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In Depth: Pelvis

The pelvic region is the area between the trunk — or main body — and the lower extremities, or legs.

The male pelvis is different from a female’s. The pelvic bones are smaller and narrower. Evolutionary scientists believe this stems from man’s hunter roots, as a leaner pelvis made running easier.

The bones of the pelvis are the hip bones, sacrum, and coccyx. Each hip bone contains three bones — the ilium, ischium, and pubis — that fuse together as we grow older. The sacrum, five fused vertebral bones, joins the pelvis between the crests of the ilium. Below the sacrum is the coccyx, or tailbone, a section of fused bone that is the end of the vertebral column. The pelvis forms the base of the spine as well as the socket of the hip joint.

The hip joint is a ball-and-socket joint created by the femur and a part of the pelvis called the acetabulum. This joint and its ability to rotate in many angles is one of many pieces of anatomy that allows humans to walk.

The external male genitals include the penis, scrotum, and testicles. The testicles produce sperm cells and the hormone testosterone. The scrotum is a pouch-like sac that hangs below the penis, between the thighs. It pulls the testicles closer to the body to protect them against cold temperatures and potential injury.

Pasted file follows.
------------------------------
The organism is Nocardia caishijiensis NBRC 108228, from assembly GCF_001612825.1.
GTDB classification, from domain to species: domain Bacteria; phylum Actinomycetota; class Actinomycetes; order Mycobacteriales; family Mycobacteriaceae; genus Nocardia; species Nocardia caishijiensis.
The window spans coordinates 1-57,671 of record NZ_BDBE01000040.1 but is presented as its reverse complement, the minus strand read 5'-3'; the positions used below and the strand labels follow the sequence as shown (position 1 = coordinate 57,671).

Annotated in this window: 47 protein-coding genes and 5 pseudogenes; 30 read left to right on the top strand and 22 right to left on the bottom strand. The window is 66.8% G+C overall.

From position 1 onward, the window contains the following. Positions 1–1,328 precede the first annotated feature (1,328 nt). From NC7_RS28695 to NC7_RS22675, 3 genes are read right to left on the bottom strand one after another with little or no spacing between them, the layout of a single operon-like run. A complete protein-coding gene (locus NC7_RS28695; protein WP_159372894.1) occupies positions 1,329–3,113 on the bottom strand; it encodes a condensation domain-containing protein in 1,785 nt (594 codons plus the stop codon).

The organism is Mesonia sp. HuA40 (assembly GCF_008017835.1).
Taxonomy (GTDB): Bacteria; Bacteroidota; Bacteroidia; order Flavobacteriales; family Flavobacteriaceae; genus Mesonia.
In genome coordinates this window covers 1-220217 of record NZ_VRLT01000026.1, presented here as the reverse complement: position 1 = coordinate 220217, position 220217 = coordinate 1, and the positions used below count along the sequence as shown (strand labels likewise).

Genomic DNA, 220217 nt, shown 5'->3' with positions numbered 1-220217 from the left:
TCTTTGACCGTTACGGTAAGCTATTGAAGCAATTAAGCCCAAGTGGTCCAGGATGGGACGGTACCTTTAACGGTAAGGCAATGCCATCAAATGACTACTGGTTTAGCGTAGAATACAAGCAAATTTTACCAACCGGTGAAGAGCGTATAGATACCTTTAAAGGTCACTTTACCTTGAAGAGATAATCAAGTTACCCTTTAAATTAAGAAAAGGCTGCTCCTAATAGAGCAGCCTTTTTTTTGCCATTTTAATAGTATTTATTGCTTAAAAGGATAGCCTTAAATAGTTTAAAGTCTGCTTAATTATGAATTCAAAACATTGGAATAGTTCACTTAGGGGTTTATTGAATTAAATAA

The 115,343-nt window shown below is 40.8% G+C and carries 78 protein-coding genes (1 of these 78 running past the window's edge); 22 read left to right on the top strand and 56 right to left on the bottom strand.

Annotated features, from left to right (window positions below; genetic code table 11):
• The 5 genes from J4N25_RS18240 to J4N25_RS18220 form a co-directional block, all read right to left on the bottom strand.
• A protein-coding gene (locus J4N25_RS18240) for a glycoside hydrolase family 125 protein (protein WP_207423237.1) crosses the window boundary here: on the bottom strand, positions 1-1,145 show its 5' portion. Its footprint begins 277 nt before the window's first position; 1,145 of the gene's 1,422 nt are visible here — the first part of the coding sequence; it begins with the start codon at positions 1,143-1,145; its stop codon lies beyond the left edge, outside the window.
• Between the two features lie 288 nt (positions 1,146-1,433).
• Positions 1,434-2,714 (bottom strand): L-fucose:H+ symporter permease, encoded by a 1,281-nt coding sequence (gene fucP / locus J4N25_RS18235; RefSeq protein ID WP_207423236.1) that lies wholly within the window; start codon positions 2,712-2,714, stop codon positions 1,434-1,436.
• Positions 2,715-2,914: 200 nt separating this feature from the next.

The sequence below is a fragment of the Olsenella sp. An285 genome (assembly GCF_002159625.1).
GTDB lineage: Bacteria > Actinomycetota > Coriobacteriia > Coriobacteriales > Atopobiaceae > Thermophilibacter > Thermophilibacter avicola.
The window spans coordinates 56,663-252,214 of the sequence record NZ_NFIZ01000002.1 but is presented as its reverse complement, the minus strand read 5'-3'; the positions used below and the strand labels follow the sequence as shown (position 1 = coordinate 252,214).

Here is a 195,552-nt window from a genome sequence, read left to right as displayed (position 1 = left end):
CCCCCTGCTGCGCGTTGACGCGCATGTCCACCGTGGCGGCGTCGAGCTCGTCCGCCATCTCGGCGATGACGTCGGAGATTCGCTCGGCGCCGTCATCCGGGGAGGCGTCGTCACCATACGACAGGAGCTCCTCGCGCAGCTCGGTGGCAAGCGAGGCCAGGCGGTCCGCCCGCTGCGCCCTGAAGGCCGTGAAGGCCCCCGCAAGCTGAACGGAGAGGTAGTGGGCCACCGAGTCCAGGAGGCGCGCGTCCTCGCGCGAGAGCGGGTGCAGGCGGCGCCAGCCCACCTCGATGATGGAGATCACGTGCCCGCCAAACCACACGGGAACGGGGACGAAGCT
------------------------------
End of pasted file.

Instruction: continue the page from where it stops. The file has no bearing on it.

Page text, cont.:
The penis is the primary male sexual organ. This tube-shaped, muscular organ fills with blood and becomes firm when a man is sexually aroused. At the point of sexual climax, a healthy penis will ejaculate semen, a mixture of spermatozoa and other fluids that help nourish the sperm and transport it to the female reproductive system for procreation. The penis also holds the urethra, the opening through which urine is expelled from the body.

The pelvic region also contains several digestive organs. These include the large intestine and small intestine. Both are vital to digesting and expelling solid waste. The large intestine ends in the rear of the pelvis at the anus, a sphincter muscle that controls the disposal of solid waste. The intestines are supported by a series of muscles known as the pelvic floor. These muscles also help the function of the anus.

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